Tobacco Litigation

Satisfactory Essays
Document Discovery In The
1997 Minnesota Tobacco Litigation


Although any legal observer would tell you the prospect long loomed on the horizon, on July 14, 2000, when a Florida jury handed down a judgment of $144.8 billion dollars against the seven major tobacco companies , the mental shock of hearing such a figure was still staggering. It remains unclear as of this writing exactly how much of this massive verdict will ever be collected by the plaintiffs - a behemoth class of Florida smokers - injured by the products marketed, manufactured and sold by the defendants. In the days immediately following the judgement, the tobacco industry carried on business as usual and even the companies’ stock prices remained largely unchanged .

Irrespective of the minimal immediate financial and social effects of this judgment, the legal implications for the tobacco industry, the plaintiff’s bar, and the state and federal government entities presently bringing suit for tobacco related harms, cannot be overemphasized. The Florida judgment, the largest in civil legal history, although unique in its outcome, was only one more chapter in the long and still unfolding saga of American tobacco litigation. After many years of successfully fighting countless “wars” in the arena of civil mass torts, Goliath had fallen, and although he was far from dead, he could no longer afford to laugh at the prospect of the battle before him. The husband and wife legal team of Stanley and Irene Rosenblatt had successfully felled an opponent that, less than a decade earlier, had toppled even the best and brightest of the plaintiff’s bar. The Florida plaintiffs’ arsenal, however, was filled with the unique and powerful ammunition of countless “confidential” documents passed between the defendants’ employees, and even their legal counsel. Without a slingshot full of these stones, Goliath was unlikely to have fallen, and the manner, and legal justification for how they were introduced into evidence remains a controversy of great legal significance. For even now, as the practical and legal ramifications of the Florida case and judgment remain unclear, many legal scholars are still busy debating the outcome of a prior legal battle, without which the Florida judgment never could have occurred: the battle of Minnesota.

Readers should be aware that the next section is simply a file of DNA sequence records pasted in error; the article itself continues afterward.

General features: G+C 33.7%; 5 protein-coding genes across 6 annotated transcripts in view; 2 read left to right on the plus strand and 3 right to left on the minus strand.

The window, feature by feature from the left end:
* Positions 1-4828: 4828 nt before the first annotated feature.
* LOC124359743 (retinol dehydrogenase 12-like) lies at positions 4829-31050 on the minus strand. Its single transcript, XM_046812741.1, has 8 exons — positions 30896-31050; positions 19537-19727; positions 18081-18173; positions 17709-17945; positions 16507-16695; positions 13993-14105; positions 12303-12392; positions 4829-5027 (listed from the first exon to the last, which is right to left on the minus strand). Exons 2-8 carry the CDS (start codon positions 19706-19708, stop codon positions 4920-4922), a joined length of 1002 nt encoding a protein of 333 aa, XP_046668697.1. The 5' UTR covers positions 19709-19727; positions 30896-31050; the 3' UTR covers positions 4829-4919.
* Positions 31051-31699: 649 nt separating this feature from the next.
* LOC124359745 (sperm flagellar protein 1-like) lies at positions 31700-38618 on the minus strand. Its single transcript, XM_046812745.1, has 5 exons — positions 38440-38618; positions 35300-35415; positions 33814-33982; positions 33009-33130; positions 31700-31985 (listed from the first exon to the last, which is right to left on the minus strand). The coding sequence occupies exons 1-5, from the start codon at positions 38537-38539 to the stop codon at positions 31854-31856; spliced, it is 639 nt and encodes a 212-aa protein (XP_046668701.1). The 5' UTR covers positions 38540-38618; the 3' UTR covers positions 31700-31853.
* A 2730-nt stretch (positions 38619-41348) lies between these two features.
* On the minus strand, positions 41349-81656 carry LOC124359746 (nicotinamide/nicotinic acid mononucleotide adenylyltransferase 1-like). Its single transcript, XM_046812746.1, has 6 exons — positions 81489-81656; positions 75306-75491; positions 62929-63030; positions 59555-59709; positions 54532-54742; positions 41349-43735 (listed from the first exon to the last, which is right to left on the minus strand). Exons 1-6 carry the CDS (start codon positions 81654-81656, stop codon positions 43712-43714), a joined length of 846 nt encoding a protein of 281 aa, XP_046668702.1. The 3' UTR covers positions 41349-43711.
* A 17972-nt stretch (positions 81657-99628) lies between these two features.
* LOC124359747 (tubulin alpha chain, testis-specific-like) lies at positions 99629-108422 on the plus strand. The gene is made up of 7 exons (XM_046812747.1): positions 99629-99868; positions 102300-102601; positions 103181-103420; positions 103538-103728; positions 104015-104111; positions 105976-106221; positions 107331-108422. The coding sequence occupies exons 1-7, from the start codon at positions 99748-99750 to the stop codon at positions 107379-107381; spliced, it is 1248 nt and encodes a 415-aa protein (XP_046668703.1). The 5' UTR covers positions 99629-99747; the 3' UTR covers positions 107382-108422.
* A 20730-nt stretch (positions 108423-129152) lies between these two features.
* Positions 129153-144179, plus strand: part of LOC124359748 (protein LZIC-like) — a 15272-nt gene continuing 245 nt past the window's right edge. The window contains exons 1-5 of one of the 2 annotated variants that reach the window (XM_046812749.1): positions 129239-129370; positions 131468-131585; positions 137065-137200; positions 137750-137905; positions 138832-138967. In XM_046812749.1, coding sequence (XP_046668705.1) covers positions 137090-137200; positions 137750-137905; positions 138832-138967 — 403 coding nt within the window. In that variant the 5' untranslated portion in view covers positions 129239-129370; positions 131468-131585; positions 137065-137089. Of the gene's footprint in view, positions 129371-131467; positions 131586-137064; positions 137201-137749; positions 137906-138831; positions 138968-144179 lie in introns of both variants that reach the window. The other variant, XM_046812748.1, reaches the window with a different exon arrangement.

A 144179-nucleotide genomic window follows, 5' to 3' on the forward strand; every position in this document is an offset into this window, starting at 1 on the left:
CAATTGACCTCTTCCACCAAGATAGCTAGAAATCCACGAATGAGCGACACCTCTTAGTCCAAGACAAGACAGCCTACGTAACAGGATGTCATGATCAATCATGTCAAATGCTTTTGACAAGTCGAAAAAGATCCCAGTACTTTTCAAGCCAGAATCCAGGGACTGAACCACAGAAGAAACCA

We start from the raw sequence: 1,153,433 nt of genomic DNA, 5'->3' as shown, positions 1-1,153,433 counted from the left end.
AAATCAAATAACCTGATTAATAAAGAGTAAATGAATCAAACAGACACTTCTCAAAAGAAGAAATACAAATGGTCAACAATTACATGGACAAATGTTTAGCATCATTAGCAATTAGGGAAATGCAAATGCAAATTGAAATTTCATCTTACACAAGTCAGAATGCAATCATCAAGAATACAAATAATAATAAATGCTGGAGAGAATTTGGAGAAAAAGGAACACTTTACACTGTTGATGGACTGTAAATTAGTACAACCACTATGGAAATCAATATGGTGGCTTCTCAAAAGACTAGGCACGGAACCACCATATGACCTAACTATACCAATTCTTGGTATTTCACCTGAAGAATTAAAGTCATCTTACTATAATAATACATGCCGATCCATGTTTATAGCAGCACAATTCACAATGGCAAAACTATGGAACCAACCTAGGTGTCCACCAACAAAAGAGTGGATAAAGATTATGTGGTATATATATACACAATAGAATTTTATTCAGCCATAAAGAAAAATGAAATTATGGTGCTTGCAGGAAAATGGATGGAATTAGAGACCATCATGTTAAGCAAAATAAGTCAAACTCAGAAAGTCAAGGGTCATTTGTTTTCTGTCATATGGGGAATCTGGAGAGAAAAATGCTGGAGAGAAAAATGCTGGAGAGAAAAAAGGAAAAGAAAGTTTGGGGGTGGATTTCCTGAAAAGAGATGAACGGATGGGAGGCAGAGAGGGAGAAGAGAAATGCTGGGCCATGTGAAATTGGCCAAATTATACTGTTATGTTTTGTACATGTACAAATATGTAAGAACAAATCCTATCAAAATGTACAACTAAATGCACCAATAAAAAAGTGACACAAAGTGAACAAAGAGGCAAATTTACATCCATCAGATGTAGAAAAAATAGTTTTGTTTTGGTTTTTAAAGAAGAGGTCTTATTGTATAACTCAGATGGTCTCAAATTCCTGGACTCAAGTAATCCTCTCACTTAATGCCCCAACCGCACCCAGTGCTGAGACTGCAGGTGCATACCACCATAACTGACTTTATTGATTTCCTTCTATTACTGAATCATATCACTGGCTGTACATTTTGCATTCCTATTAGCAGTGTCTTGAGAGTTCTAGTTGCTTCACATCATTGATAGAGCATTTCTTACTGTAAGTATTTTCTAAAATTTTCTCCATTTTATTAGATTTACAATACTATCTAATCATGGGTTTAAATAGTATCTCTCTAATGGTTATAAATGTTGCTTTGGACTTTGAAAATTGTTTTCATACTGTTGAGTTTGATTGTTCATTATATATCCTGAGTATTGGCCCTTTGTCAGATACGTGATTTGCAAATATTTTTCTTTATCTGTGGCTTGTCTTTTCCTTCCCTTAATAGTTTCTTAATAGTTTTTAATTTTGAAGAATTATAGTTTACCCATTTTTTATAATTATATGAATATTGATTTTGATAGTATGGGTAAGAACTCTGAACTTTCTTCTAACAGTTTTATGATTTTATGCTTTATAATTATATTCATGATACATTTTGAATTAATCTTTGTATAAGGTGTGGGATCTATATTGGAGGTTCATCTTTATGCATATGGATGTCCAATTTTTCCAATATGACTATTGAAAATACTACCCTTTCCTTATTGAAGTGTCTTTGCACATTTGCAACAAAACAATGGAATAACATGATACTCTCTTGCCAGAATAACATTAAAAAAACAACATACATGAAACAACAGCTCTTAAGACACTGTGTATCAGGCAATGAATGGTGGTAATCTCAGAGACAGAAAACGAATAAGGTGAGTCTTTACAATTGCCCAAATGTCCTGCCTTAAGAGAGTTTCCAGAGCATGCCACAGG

II. Tobacco Litigation - A History of The Three “Waves”

A. The “First Wave” (1950 - 1980)

For ease of reference, the history of tobacco litigation is usually summarized into three “waves.
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